More and more young entrepreneurs are following in the footsteps of Bendele and Andrew Mason, CEO of the online coupon giant Groupon. Last June, 27-year-old Kenny Kadar started an online coupon website called Night Tap. “We are a Groupon meets Urban Daddy for nightlife type of website,” Kadar said. “We offer those type of group coupon deals, but that are focused exclusively on nightlife.

“The goal,” he said, “is to improve the nightlife experience for people who like to go out, and also for the venues and the vendors to be able to increase their exposure and their relevance in their sales.”

The development of online coupons and daily deals sites has had a major impact on the way consumers shop. A study done by Marketingtrends.com found 66 percent of consumers will use online coupons for at least 25 percent of their purchases over the next 12 months. 

Among that 66 percent is Bahar Minoo, a property manager at 4M Investment who uses online coupons about once a week “on everything from spas to fitness classes to restaurants.”

Minoo admitted she is on her computer and smart phone every day looking for the next best deal. “I check what the deals are everyday and if it’s a deal that I like I log on and get it from my phone,” she said. “It takes a matter of two minutes because they have all my credit card information stored.”

While consumers like Minoo land big bargains, new businesses are reaping the benefits as well. Alisa Gonzalez, owner of Cardio Barre in Beverly Hills, said she owes her livelihood to Groupon. “We are a brand new business,” she said. “We only opened at the beginning of June, and so for us it is really what launched our business.” Gonzalez offers consumers ten fitness classes for $39 — a steal when most fitness classes cost at least $25.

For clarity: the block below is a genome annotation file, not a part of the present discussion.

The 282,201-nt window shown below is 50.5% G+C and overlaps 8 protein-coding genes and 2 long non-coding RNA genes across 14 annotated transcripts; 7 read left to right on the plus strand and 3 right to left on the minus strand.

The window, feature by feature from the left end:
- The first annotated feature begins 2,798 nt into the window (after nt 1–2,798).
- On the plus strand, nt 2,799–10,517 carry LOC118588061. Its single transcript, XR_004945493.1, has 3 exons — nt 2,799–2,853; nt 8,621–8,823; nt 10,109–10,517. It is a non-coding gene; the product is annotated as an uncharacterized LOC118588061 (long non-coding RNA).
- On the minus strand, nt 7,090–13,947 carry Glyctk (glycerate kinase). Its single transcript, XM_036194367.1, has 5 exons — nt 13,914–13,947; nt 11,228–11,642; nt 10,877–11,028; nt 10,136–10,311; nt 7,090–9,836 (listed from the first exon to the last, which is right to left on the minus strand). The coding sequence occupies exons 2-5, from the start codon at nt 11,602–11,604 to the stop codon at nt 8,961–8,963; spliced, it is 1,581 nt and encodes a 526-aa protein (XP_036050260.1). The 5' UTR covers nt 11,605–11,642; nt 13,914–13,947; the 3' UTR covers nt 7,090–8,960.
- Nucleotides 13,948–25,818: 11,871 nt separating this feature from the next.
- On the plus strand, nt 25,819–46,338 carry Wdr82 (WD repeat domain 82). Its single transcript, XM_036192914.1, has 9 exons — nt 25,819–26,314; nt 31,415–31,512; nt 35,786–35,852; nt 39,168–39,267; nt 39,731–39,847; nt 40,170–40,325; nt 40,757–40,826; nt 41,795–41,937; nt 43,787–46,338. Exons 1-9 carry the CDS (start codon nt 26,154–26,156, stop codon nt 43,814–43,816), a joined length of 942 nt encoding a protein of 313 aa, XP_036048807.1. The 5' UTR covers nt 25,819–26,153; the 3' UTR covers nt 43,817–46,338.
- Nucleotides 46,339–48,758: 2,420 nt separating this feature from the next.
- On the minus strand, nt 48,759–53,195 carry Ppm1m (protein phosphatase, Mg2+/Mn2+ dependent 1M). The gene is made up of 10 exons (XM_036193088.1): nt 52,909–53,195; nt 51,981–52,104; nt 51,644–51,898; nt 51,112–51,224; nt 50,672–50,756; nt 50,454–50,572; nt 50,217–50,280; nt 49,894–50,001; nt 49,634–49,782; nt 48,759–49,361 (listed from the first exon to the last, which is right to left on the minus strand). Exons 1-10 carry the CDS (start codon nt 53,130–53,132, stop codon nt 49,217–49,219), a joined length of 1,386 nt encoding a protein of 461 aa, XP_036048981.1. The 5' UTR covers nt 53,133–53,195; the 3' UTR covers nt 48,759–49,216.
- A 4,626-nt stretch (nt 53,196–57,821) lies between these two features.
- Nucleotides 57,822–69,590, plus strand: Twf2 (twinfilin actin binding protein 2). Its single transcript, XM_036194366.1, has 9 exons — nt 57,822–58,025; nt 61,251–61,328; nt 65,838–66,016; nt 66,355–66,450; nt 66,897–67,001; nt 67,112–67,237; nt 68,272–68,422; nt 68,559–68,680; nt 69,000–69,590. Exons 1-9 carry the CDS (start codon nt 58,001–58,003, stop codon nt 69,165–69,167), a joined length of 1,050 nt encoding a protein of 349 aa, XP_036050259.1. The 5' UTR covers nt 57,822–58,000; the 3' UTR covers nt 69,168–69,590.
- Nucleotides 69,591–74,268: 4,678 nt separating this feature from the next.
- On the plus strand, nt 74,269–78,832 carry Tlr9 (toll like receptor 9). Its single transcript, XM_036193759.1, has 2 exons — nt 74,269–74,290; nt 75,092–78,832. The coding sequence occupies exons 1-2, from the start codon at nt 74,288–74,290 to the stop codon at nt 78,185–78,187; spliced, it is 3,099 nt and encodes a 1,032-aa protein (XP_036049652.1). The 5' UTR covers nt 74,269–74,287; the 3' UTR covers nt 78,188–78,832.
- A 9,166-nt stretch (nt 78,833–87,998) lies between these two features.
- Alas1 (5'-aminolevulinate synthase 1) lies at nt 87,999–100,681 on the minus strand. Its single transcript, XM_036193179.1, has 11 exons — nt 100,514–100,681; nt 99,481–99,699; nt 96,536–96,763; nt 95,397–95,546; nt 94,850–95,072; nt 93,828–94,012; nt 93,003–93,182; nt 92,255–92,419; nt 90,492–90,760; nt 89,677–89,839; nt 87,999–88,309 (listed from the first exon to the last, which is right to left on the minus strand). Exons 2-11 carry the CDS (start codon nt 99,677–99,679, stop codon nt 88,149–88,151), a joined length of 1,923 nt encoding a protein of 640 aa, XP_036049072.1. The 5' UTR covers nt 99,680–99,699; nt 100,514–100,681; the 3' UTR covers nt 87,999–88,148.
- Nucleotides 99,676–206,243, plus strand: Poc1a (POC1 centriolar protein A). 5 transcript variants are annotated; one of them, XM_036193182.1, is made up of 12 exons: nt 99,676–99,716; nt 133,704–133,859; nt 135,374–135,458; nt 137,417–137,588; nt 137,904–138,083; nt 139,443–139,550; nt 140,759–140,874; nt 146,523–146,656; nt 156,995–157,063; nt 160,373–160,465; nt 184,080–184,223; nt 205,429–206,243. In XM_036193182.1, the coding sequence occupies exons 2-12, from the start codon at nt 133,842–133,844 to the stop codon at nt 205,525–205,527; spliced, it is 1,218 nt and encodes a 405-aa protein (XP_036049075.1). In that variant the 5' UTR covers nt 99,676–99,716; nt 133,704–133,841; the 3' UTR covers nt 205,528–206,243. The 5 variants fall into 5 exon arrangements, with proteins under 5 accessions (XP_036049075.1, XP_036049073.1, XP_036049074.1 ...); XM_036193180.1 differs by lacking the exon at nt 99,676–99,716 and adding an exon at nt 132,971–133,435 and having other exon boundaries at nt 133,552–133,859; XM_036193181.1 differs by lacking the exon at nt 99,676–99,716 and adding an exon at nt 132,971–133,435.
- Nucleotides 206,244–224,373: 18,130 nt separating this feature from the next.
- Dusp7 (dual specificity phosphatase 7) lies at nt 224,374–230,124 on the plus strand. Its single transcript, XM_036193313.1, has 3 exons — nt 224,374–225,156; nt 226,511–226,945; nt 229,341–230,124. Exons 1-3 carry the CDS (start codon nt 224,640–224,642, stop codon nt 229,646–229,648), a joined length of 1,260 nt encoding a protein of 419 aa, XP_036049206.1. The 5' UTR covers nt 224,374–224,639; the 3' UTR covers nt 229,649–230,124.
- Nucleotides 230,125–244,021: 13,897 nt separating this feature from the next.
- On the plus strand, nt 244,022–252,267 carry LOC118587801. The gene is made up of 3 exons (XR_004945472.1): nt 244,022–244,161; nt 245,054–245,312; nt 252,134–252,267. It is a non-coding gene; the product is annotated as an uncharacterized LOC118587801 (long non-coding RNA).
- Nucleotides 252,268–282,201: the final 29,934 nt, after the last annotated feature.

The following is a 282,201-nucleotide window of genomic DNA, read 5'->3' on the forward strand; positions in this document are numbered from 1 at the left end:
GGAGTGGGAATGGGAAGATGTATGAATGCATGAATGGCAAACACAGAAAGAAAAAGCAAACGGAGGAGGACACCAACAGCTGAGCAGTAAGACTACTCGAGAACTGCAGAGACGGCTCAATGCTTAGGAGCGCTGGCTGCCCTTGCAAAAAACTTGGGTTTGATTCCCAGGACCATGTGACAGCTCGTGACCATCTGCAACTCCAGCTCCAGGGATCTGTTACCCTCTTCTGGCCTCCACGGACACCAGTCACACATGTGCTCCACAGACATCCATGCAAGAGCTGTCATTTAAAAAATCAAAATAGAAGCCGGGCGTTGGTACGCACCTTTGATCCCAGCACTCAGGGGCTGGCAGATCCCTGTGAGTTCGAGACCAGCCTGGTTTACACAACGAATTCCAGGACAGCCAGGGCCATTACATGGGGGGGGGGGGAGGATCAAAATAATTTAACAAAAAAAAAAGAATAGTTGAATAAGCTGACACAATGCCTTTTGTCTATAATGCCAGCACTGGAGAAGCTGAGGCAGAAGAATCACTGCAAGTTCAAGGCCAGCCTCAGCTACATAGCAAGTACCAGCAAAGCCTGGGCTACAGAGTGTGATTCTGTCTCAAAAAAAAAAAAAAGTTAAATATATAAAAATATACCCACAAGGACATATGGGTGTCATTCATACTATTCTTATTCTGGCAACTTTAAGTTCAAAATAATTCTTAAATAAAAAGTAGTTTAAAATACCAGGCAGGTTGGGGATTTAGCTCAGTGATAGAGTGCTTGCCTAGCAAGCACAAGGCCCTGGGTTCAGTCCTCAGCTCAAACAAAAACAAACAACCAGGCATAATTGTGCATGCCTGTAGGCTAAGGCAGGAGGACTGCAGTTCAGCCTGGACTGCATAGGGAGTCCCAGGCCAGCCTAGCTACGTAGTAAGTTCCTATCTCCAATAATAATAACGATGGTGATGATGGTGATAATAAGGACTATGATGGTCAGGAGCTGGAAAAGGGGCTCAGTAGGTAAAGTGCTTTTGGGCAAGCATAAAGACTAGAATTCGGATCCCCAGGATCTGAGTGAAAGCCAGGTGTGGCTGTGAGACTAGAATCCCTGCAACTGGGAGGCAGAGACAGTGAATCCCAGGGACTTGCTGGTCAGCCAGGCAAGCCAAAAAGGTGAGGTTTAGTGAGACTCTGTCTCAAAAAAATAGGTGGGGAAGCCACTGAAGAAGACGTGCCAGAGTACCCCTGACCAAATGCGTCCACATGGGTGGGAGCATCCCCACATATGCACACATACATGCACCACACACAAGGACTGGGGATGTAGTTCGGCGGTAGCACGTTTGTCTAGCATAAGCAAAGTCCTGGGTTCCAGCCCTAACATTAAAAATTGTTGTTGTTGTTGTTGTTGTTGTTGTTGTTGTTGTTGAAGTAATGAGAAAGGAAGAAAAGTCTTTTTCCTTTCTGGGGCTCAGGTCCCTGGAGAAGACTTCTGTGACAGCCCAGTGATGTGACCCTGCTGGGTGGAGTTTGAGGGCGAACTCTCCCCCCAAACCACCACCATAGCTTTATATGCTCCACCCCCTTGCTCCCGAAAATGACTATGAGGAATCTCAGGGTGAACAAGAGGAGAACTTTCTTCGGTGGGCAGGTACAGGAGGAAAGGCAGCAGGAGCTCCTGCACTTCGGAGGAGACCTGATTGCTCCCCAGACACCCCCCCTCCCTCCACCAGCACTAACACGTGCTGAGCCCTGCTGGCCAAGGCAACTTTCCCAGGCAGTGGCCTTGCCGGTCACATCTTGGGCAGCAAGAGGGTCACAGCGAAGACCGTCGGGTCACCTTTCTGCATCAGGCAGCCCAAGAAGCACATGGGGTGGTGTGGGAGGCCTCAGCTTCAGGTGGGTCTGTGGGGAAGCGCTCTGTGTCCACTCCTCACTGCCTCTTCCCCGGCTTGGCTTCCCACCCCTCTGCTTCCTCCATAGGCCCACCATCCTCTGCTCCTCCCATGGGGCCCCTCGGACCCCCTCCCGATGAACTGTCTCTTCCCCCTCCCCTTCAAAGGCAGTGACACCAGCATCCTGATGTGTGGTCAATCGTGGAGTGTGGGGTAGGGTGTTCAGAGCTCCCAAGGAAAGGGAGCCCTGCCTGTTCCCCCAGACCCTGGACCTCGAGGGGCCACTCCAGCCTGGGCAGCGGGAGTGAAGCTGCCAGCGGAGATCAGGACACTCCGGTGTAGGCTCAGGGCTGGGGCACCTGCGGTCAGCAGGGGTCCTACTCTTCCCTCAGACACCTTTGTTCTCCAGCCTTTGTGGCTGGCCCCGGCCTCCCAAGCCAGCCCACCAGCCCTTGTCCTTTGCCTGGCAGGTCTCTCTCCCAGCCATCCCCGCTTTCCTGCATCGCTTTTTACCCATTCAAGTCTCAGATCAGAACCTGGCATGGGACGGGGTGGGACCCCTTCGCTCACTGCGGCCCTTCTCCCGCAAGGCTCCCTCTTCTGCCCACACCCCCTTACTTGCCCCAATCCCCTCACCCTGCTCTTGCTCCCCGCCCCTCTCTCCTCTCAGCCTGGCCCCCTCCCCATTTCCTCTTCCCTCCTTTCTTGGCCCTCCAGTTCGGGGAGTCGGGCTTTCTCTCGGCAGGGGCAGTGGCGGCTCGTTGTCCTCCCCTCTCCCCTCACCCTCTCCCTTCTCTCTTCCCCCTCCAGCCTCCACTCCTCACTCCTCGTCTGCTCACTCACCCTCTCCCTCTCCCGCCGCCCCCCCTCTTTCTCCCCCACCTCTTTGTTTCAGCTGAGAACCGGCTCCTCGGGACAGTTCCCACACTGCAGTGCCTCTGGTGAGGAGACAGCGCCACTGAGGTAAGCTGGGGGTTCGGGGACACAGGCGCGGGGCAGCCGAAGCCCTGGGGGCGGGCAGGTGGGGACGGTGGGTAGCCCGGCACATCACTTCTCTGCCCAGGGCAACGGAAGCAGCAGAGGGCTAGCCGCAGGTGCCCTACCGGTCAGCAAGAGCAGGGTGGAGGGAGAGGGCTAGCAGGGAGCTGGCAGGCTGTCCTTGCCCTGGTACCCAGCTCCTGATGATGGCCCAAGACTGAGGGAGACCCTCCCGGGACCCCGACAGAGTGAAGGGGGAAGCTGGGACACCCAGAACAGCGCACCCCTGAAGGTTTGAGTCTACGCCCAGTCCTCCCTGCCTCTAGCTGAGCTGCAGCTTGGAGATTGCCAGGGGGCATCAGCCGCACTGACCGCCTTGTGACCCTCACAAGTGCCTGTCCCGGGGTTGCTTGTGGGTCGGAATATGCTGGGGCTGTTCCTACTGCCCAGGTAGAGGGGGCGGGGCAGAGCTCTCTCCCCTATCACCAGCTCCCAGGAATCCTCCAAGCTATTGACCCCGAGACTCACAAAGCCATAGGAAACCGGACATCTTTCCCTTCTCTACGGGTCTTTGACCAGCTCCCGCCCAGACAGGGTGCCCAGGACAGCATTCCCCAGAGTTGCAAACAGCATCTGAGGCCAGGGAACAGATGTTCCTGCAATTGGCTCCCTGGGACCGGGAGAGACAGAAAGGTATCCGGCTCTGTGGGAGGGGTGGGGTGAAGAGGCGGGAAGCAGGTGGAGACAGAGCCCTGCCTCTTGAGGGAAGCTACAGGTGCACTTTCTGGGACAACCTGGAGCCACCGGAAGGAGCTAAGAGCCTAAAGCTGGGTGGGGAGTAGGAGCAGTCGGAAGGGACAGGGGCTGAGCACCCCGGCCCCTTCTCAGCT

Not everyone is such a fan of online deals. Utpal Dholakia of Rice University interviewed 150 businesses that had signed on for Groupon promotions. A third said they did not make any money from them, and 42 percent said that they would not do another daily deal.

In an interview with Economist.com, Dholakia said the reasons behind such discontent are numerous. “Businesses grumble that the deals attract mainly bargain-hunters who do not spend more than the coupon’s face value and do not become repeat customers. Although these problems may be fixed by designing the promotions better, there are some longer-term worries. Studies have repeatedly shown that price discounts erode brand value.

“They may be good for giving businesses some exposure,” Dholakia continued, “but the benefit of this is likely to wear off after a few such promotions.”
Back at Bendele’s office, Sugar is scratching at the door, anxious to get out into the mild November sun. Bendele sums up where he sees his company going in the next few years. “We were just ranked the seventh-fastest growing company in Los Angeles by the L.A. Business Journal and one of the top 200 in the country,” he said. “I want to continue to grow it by getting more people coming to the site. We have had 3 to 5 million visitors a month in 2011 and so we would like to take it to 20 million, 30 million visitors a month.”

Bendele is talking global expansion. “We have launched in the UK last year and that’s growing. Lastly, I want to launch Germany and France in 2012, and continue to expand from there so in five years we would probably be in 20 countries with 50 million visitors a month.”

He’s confident the company can reach that stratum of business. “It’s an ambitious goal but I think it’s doable.”

Reach Contributing Writer Nuha here.

Editor's note: The information in an earlier version of this article about J.D. Gantes and Synergy Pacific Management was incorrect. Gantes is an employee of Synergy Pacific Management.  Synergy Pacific Management is a company that provides contract services and has no ownership in any restaurants and is not family-owned.